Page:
The guqin ([kùtɕʰǐn] (listen); Chinese: 古琴) is a plucked seven-string Chinese musical instrument of the zither family. It has been played since ancient times, and has traditionally been favoured by scholars and literati as an instrument of great subtlety and refinement, as highlighted by the quote “a gentle man does not part with his qin or se without good reason,” as well as being associated with the ancient Chinese philosopher Confucius. It is sometimes referred to by the Chinese as “the father of Chinese music” or “the instrument of the sages”. The guqin is not to be confused with the guzheng, another Chinese long zither also without frets, but with moveable bridges under each string.
Traditionally, the instrument was simply referred to as the “qin” (琴) but by the twentieth century the term had come to be applied to many other musical instruments as well: the yangqin hammered dulcimer, the huqin family of bowed string instruments, and the Western piano are examples of this usage. The prefix “gu-” (古; meaning “ancient”) was later added for clarification. Thus, the instrument is called “guqin” today. It can also be called qixian-qin (七絃琴; lit. “seven-stringed zither”). Because Robert Hans van Gulik‘s book about the qin is called The Lore of the Chinese Lute, the guqin is sometimes inaccurately called a lute. Other incorrect classifications, mainly from music compact discs, include “harp” or “table-harp”.
The guqin is a very quiet instrument, with a range of about four octaves, and its open strings are tuned in the bass register. Its lowest pitch is about two octaves below middle C, or the lowest note on the cello. Sounds are produced by plucking open strings, stopped strings, and harmonics. The use of glissando—sliding tones—gives it a sound reminiscent of a pizzicato cello, fretless double bass or a slide guitar. The qin is also capable of many harmonics, of which 91 are most commonly used and indicated by the dotted positions. By tradition the qin originally had five strings, but ancient qin-like instruments with 10 or more strings have been found. The modern form has been standardized for about two millennia.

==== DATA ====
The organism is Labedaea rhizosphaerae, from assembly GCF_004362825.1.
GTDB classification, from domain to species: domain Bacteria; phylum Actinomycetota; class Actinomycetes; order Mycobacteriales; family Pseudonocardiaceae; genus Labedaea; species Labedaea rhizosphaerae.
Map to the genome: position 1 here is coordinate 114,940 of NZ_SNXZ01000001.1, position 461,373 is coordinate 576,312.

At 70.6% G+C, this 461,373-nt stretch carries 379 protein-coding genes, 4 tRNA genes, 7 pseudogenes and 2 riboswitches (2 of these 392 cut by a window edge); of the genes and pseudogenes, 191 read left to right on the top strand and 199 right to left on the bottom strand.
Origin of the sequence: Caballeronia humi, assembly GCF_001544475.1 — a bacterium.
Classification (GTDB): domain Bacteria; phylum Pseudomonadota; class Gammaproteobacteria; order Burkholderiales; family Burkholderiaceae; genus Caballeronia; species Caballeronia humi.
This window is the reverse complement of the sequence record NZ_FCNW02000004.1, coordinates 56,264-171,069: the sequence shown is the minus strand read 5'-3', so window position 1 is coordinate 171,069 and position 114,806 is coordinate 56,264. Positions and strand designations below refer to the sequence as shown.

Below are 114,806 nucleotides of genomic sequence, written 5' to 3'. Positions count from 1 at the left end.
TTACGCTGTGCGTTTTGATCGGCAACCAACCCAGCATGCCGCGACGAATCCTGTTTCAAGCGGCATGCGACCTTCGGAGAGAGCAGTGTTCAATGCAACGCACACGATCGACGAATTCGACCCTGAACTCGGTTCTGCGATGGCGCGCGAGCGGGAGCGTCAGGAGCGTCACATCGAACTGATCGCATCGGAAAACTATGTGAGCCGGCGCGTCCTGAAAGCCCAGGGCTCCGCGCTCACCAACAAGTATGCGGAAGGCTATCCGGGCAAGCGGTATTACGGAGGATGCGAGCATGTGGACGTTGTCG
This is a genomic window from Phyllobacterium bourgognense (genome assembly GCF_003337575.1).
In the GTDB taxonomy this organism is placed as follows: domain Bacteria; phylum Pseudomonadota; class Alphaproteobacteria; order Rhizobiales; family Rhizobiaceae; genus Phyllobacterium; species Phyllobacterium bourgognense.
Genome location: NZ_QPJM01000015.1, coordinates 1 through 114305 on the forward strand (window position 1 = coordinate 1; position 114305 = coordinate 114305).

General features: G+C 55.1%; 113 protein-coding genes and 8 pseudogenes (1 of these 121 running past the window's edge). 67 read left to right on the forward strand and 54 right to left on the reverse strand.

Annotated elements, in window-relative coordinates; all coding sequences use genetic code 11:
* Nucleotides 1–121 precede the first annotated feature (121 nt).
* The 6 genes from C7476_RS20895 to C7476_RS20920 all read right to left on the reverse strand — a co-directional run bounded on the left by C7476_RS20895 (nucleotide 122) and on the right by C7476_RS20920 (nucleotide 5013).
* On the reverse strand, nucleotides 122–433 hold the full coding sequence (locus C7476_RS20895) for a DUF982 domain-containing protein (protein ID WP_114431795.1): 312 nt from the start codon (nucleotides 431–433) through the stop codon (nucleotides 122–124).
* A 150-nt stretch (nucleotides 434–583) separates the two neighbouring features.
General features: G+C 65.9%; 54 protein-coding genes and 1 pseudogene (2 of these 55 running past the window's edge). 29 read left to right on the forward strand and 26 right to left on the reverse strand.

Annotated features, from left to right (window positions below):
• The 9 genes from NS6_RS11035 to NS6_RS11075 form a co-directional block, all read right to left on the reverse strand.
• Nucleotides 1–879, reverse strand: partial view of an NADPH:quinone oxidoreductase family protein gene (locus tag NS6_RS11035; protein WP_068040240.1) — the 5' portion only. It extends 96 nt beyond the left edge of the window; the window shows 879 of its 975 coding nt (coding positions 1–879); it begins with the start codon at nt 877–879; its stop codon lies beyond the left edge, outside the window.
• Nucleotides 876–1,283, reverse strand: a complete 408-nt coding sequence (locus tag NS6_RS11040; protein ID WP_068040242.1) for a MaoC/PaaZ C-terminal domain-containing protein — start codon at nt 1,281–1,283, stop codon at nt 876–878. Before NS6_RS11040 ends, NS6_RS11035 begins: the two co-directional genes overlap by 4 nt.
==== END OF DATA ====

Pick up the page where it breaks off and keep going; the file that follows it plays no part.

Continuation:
There are more than 3360 pieces of Guqin music existed now. On November 7, 2003, the UNESCO World Heritage Committee announced that the Chinese Guqin was selected as the World Cultural Heritage Centre. In 2006, Guqin was listed in the List of National Non-material Cultural Heritage in China.
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|Guqin Lesson 1: 流水 Liu Shui/Flowing Water Details||FREE||00:35:00|
|Guqin Lesson 2: 广陵散 Guan Ling San Details||FREE||00:35:00|
|Guqin Lesson 3: 平沙落雁 Ping Sha Luo Yan Details||FREE||00:00:00|
|Guqin Lesson 4：阳关三叠 Yang Guan San Die Details||FREE||00:00:00|
|Guqin Lesson 5：潇湘水云 Xiao Xiang Shui Yun Details||FREE||00:00:00|
|Guqin Lesson 6: 醉渔唱晚 Zui Yu Chang Wan Details||FREE||00:00:00|
|Guqin Lesson 7: 阳春 Yang Chun Details||FREE||00:00:00|
|Guqin Lesson 8: 白雪 Bai Xue Details||FREE||00:00:00|
|Guqin Lesson 9: 胡笳十八拍 Hu Jia Shi Ba Pai Details||FREE||00:00:00|
|Guqin Lesson 10: 渔樵问答 Yu Qiao Wen Da Details||FREE||00:00:00|
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